“I am an evangelical & was there. After a bit of unease, I realized the entrance processional was a creative display that spoke of the coming of all creation to worship the Lord , from the four corners of the earth, all driven by Holy Spirit as symbolized by the banners of wind & fire. The music was not “canned” but led by Native American Presbyterians from a church in Minneapolis. The processional ended with baptismal imagery that led into the theme of Jesus as the Living Water. Please, chill.”

    The second video – the puppets – has no connection with PCUSA as far as I can tell. It might have helped in the post if you’d made that clear. Maybe it’s because I spent a very pleasant half hour recently talking to Oscar the Grouch, but I do note that puppets seem to have a place in NI Christian teaching. My daughter attended a holiday Bible club a few weeks ago which featured a pair of camels that could be accused of helping spread the Gospel. And the same puppets (or is the puppeteers) have taught children from PCI at more than one Kid’s Praise Party.

    Is there no light to be had at all in either of these situations? As the “standards of the church” that get read out at PCI ordinations and installations say:

    “In exercising the inalienable right of private judgement the Christian is not to set his reason above the Word of God, or to refuse light from any quarter.”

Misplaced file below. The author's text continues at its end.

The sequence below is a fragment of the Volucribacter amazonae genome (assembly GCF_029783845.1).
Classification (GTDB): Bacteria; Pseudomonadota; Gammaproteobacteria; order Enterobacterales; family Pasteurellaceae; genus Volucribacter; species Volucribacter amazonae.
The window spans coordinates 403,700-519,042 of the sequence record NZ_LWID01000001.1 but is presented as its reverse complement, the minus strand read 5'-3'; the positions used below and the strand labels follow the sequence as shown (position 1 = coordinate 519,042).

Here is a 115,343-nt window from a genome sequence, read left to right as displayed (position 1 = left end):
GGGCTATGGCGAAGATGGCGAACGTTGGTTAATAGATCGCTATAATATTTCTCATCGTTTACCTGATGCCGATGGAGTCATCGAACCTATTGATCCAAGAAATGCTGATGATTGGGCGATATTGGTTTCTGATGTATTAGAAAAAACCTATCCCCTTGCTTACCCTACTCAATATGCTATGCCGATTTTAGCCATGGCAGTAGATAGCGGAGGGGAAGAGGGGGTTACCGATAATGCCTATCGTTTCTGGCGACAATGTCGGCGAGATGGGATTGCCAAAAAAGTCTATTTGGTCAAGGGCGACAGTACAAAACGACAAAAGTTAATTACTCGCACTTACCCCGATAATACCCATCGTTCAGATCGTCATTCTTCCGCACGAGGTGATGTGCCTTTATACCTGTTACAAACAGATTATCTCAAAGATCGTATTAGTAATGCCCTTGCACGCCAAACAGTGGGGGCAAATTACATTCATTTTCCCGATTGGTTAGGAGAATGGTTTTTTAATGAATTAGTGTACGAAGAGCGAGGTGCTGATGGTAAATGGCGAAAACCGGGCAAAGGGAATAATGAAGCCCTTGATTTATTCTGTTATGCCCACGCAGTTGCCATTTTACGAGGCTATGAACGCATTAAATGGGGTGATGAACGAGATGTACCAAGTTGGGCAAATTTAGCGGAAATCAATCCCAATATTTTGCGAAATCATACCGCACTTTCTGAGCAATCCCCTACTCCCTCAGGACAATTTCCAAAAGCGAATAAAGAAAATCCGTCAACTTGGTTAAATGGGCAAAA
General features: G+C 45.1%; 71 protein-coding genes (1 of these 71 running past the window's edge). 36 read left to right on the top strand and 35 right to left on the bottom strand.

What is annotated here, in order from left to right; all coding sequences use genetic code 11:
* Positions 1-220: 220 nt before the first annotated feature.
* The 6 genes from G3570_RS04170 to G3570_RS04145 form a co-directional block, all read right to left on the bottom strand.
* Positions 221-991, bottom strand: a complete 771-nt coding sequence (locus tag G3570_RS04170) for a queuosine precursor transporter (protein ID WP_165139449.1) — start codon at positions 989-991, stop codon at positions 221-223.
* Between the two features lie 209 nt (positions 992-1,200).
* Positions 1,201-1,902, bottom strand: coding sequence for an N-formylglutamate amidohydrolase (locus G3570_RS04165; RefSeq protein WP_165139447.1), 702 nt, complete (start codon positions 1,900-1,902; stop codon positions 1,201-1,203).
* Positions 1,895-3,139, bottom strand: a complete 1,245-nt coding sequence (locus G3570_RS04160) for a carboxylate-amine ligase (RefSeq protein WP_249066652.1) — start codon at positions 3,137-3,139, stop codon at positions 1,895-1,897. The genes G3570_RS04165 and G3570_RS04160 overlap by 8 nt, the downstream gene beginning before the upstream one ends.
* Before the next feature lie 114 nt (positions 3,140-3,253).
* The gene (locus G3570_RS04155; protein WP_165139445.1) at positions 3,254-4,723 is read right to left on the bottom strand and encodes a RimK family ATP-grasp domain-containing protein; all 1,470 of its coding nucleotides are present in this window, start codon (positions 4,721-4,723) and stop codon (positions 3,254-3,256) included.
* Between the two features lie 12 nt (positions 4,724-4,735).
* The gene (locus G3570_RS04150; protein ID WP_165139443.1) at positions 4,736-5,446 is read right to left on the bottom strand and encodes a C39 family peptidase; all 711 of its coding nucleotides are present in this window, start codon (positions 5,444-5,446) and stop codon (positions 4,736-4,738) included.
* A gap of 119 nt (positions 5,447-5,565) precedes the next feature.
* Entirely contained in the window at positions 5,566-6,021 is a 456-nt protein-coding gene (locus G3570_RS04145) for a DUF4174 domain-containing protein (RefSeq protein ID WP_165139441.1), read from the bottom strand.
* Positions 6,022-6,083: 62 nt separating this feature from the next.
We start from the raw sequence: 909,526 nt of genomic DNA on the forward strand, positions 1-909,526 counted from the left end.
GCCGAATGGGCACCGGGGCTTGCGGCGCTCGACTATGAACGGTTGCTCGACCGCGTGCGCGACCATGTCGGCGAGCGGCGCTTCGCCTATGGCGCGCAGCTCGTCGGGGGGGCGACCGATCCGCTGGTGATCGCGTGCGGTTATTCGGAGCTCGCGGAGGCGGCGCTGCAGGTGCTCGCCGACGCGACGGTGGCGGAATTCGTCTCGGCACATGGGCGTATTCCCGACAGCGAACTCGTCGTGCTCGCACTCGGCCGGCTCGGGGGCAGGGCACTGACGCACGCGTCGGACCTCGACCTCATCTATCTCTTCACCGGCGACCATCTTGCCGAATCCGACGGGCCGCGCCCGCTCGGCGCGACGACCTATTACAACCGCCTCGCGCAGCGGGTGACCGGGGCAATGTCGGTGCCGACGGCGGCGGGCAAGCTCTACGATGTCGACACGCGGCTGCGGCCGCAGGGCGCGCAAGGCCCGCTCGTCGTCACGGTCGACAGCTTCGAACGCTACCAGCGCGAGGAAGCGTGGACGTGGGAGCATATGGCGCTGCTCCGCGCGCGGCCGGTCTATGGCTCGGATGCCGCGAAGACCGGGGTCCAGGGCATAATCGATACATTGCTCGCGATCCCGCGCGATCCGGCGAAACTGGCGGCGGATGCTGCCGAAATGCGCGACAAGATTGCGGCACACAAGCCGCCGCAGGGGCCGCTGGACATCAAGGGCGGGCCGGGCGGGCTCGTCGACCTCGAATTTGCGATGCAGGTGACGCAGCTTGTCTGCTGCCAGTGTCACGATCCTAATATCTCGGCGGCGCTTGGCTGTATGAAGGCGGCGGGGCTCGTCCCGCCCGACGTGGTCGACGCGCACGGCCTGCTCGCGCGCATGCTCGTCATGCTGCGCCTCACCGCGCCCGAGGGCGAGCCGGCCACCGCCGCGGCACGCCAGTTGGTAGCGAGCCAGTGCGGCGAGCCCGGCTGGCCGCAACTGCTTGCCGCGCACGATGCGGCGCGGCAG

6. Alan, you are absolutely right about the importance of context, and nowhere is this more important than in your last statement. “Not refusing light from any quarter” does not mean that anything goes or that all opinions are equally valid for reformed Christians. The statement comes in the context of affirming the authority and sufficiency of Scripture and the inadequacy of human reason. The statement goes on to say that conscience is free from “the doctrines and commandments of men which are in anything contrary to His Word or beside it, in matters of faith and worship.” It is for that reason that traditionally reformed churches have opted for only those elements in worship which are commanded or recognised in the Bible. No one’s conscience should be bound by being required to participate in worship which includes other elements not prescribed by Scripture.

  7. Alan

    When my daughter was little she was forever asking the question, what is real? (It was a question asked by the Velveteen Rabbit in the book of the same name by Margery Williams, worth a look). “Is Barney the dinosaur real?” she asked. What about Tinkywinky, or (more interestingly) those Newsreaders on TV. Or what about actors, are they real, and the people they are pretending to be, are they real? And then, of course, Santa, was he real? “I want to know, mummy, is he real or not,” said the three year old with eyes so piercing that they made an answer which was anything other than the truth impossible.